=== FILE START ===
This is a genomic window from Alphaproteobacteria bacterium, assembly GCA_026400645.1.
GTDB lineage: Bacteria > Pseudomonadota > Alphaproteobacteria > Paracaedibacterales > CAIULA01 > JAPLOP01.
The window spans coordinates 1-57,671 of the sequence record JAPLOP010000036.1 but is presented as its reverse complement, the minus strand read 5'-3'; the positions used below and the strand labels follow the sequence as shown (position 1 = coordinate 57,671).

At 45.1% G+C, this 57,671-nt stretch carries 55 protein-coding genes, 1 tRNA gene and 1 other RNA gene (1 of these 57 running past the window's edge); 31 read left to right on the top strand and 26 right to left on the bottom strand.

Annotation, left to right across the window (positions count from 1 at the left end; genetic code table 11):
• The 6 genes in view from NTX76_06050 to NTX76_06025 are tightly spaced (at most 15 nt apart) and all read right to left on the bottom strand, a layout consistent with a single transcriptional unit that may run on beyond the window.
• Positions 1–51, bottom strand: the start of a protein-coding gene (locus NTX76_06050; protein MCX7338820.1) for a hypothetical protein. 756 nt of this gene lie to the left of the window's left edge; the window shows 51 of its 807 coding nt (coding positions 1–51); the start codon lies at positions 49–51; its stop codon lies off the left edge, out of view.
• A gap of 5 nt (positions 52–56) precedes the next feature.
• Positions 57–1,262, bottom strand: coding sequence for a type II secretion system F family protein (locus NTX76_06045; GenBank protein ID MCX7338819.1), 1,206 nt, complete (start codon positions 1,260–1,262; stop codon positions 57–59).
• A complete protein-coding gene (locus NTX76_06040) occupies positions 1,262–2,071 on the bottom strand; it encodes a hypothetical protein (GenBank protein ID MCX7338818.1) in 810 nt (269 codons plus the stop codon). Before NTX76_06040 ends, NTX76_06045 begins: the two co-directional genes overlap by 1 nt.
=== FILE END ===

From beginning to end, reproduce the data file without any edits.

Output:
This is a genomic window from Alphaproteobacteria bacterium, assembly GCA_026400645.1.
GTDB lineage: Bacteria > Pseudomonadota > Alphaproteobacteria > Paracaedibacterales > CAIULA01 > JAPLOP01.
The window spans coordinates 1-57,671 of the sequence record JAPLOP010000036.1 but is presented as its reverse complement, the minus strand read 5'-3'; the positions used below and the strand labels follow the sequence as shown (position 1 = coordinate 57,671).

At 45.1% G+C, this 57,671-nt stretch carries 55 protein-coding genes, 1 tRNA gene and 1 other RNA gene (1 of these 57 running past the window's edge); 31 read left to right on the top strand and 26 right to left on the bottom strand.

Annotation, left to right across the window (positions count from 1 at the left end; genetic code table 11):
• The 6 genes in view from NTX76_06050 to NTX76_06025 are tightly spaced (at most 15 nt apart) and all read right to left on the bottom strand, a layout consistent with a single transcriptional unit that may run on beyond the window.
• Positions 1–51, bottom strand: the start of a protein-coding gene (locus NTX76_06050; protein MCX7338820.1) for a hypothetical protein. 756 nt of this gene lie to the left of the window's left edge; the window shows 51 of its 807 coding nt (coding positions 1–51); the start codon lies at positions 49–51; its stop codon lies off the left edge, out of view.
• A gap of 5 nt (positions 52–56) precedes the next feature.
• Positions 57–1,262, bottom strand: coding sequence for a type II secretion system F family protein (locus NTX76_06045; GenBank protein ID MCX7338819.1), 1,206 nt, complete (start codon positions 1,260–1,262; stop codon positions 57–59).
• A complete protein-coding gene (locus NTX76_06040) occupies positions 1,262–2,071 on the bottom strand; it encodes a hypothetical protein (GenBank protein ID MCX7338818.1) in 810 nt (269 codons plus the stop codon). Before NTX76_06040 ends, NTX76_06045 begins: the two co-directional genes overlap by 1 nt.